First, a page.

Is it worth putting in the time and effort or should I leave it until I'm done drafting my thesis next year? I would probably aim to write 6-7000 words inc footnotes. I thought it could be a productive distraction from the PhD work sometimes...but I'd be worried to talk to my supervisor about it, and if she isn't encouraging, possibly trying to it on my own (I would almost certainly need her feedback!)

Thanks for your help.

Thread: Supervisor Without a PhD

posted
11-May-15, 09:20
Avatar for Nesrine87
posted about 4 years ago
Hi Jcc,

I don't have first-hand experience of this but a close friend is being supervised by someone without a PhD and is finding the experience very positive so far. I think it mainly hinges on whether the supervisors really know what a 'PhD-standard' piece of work should look like. Their supervisor has supervised PhD students before and is a leading expert in a very very niche field. Can they recommend any completed PhDs for you to peruse, for example? If one supervisor is inexperienced at supervising students, the other supervisor really ought to be more experienced. This is my situation, though both of mine have PhDs.

I'm not sure if there are official minimum requirements but if you're really worried, your university should provide a neutral third-party for you to speak to. You should do this before you get too far along. Hope that helps, and good luck.

Thread: How to write about project participation on PhD CV?

posted
08-May-15, 12:00
Avatar for Nesrine87
posted about 4 years ago
Hi all,

I've been accepted to take part in a project that consists of lectures, seminars, and fieldwork (art and architecture-based) for early career scholars. The project will take place over several months in three different overseas locations and the lectures will be given by some impressive experts.

So, yay, I'm pretty happy about it because it comes with some prestige. However, as I'm not *producing* anything (unless they ask me to give a short talk about my personal area of expertise), how can I cite something like this on my CV? I can't really put it under 'articles/presentations'...can I put it under 'training'? My CV is a bit...vacant, shall we say, so everything looks a little random on there.

Thanks for your help, wise forumites.

Thread: When do I actually *finish* the PhD?

posted
24-Apr-15, 15:54
Avatar for Nesrine87
posted about 4 years ago
Quote From Eds:
Quote From Nesrine87:
What exactly can the university do if you decide to call yourself Dr before then?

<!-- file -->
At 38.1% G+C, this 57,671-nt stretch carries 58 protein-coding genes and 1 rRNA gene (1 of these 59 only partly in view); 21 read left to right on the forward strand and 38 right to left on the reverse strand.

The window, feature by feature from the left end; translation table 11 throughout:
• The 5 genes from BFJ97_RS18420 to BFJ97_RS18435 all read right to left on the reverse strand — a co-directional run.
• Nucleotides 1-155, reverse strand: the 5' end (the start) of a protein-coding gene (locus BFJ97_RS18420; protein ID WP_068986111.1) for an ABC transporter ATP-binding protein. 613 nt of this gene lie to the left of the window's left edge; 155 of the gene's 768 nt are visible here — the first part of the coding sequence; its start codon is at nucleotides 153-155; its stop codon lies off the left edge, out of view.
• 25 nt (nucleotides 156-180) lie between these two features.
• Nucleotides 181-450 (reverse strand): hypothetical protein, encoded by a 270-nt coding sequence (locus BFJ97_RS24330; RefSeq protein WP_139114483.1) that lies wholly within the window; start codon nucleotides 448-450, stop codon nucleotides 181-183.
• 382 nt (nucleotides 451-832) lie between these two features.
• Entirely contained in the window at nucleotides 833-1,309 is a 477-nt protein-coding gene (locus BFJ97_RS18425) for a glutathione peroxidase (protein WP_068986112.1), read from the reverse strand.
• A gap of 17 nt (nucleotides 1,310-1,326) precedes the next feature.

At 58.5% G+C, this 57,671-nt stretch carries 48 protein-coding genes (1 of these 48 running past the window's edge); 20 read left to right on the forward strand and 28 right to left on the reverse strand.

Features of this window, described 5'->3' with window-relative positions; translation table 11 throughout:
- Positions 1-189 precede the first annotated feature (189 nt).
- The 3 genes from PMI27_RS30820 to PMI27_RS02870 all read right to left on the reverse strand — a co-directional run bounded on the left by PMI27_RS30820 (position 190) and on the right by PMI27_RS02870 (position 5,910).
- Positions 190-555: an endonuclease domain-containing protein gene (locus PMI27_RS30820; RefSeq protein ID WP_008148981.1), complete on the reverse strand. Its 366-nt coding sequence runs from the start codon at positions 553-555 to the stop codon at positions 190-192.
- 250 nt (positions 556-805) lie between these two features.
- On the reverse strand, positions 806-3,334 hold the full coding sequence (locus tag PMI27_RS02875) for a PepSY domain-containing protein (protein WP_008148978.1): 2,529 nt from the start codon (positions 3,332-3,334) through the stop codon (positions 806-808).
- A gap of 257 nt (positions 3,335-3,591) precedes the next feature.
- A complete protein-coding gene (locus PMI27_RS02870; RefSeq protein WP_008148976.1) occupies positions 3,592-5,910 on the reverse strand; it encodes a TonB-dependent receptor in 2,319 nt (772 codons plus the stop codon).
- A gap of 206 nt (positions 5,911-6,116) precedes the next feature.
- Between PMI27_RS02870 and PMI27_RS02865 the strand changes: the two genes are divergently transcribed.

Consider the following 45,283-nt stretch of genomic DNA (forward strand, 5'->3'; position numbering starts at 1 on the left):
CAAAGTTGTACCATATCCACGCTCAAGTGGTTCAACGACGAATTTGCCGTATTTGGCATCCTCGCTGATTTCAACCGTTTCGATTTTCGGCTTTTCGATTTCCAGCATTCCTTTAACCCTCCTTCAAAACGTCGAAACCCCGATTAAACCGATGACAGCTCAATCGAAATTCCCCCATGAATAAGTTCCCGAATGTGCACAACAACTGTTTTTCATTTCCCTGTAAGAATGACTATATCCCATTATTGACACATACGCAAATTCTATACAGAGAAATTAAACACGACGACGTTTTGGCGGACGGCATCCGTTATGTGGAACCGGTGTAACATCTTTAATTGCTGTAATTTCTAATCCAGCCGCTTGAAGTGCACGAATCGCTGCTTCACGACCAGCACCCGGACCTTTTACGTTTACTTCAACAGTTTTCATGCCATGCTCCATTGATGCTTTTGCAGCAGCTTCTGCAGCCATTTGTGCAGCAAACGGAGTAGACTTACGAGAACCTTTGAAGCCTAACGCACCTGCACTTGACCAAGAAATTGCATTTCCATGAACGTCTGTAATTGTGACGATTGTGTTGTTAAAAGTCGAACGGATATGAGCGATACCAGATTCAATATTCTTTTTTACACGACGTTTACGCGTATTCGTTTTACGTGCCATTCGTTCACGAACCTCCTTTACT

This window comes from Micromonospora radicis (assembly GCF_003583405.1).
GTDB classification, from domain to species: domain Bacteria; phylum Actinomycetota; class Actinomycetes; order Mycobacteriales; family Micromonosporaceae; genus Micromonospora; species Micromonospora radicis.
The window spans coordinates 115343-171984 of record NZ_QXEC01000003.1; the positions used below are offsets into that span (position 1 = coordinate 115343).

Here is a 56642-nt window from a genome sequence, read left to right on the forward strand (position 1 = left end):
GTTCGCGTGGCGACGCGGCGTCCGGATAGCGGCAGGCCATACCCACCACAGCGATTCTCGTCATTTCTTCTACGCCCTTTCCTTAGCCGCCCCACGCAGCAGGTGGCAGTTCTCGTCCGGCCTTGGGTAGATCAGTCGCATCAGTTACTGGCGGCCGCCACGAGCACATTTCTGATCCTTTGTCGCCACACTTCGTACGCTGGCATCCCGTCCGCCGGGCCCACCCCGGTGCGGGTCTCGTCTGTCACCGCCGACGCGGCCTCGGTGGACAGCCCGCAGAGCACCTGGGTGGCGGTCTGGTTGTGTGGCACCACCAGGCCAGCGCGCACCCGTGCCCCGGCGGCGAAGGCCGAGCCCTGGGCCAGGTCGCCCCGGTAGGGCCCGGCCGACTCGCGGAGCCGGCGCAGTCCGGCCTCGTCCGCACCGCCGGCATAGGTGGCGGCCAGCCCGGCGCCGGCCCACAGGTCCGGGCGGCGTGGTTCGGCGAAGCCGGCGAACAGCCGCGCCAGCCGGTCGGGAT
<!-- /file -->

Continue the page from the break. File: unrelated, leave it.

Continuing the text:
Write to the college and ask them- and remember to sign it, 'Dr.' ;)


Hah! Nice.

Thread: When do I actually *finish* the PhD?

posted
24-Apr-15, 14:42
Avatar for Nesrine87
posted about 4 years ago
It seems a little silly to me that you're 'not allowed' to use Dr until graduation. I always thought the graduation ceremony was just an opportunity to celebrate with others and take some nice photos. What exactly can the university do if you decide to call yourself Dr before then? That's a genuine question for people who know more than me. As Ian said, I thought graduation was kinda 'window dressing'.

Thread: When do I actually *finish* the PhD?

posted
21-Apr-15, 19:37
edited about 7 seconds later
Avatar for Nesrine87
posted about 4 years ago
Hi everyone,

Thanks for your responses. Sorry for taking ages to reply. The website's stopped telling me when someone's responded to my threads...probably my fault.

I've definitely taken a second look at my submission plan, and decided that it's worth trying not to rush, especially my supervisors seem to love taking their sweet time getting feedback to me. I suppose I should be grateful that I get feedback at all. And as you said awsoci, life does tend to get in the way...I had to have emergency surgery in my first year and couldn't walk properly for five months so I know that firsthand!

Thread: When do I actually *finish* the PhD?

posted
14-Apr-15, 15:43
Avatar for Nesrine87
posted about 4 years ago
Hi Ian,

Thanks a lot for taking the time to reply.

I'm a little curious now when I hear people say they finished their PhD in three years because it seems that between submission and final acceptance, there's got to be a minimum turnaround time of a few months. That would mean they're submitting well before the summer (roughly speaking). However, I guess if you are granted an early viva and pass with no corrections, that turnaround in theory could be just one month.

Question is, with the timetable I've outlined above, could I conceivably say I finished my PhD in three years, or is that pushing it? I don't want to sound like I'm being sneaky! I'm just genuinely wondering what people with PhDs think (and put on their CVs).

Thanks again,
N

Thread: When do I actually *finish* the PhD?

posted
14-Apr-15, 13:28
Avatar for Nesrine87
posted about 4 years ago
Hi all,

I'm getting quite confused about how long it takes to actually *finish* the PhD after submitting. Obviously, I'm sure this varies widely between individuals and institutions but I'm looking for some rough guidance...my uni website has just made me more confused. I would ideally like to be able to say to potential employers and on my CV that I finished in three years but I'm not sure what exactly counts as 'finishing' (hope that makes sense).

I started in Oct 2013. My current plan is to submit in early Oct 2016 (end of the summer holiday), so it counts as a Summer Term 2016 submission (have checked w uni and this is definitely correct).

Assuming my examiners don't take a million years, my viva would hopefully be no later than Dec 2016. With the optimistic hypothetical outcome of passing with minor corrections (a girl can dream right?), then maybe I'd be done and dusted by Feb 2017. Not sure how far I need to book graduation in advance but I could attend the March or May ceremony.

So...if that's my rose-tinted timetable, when have I actually finished? Oct 2016, Dec 2016, Feb 2017, etc?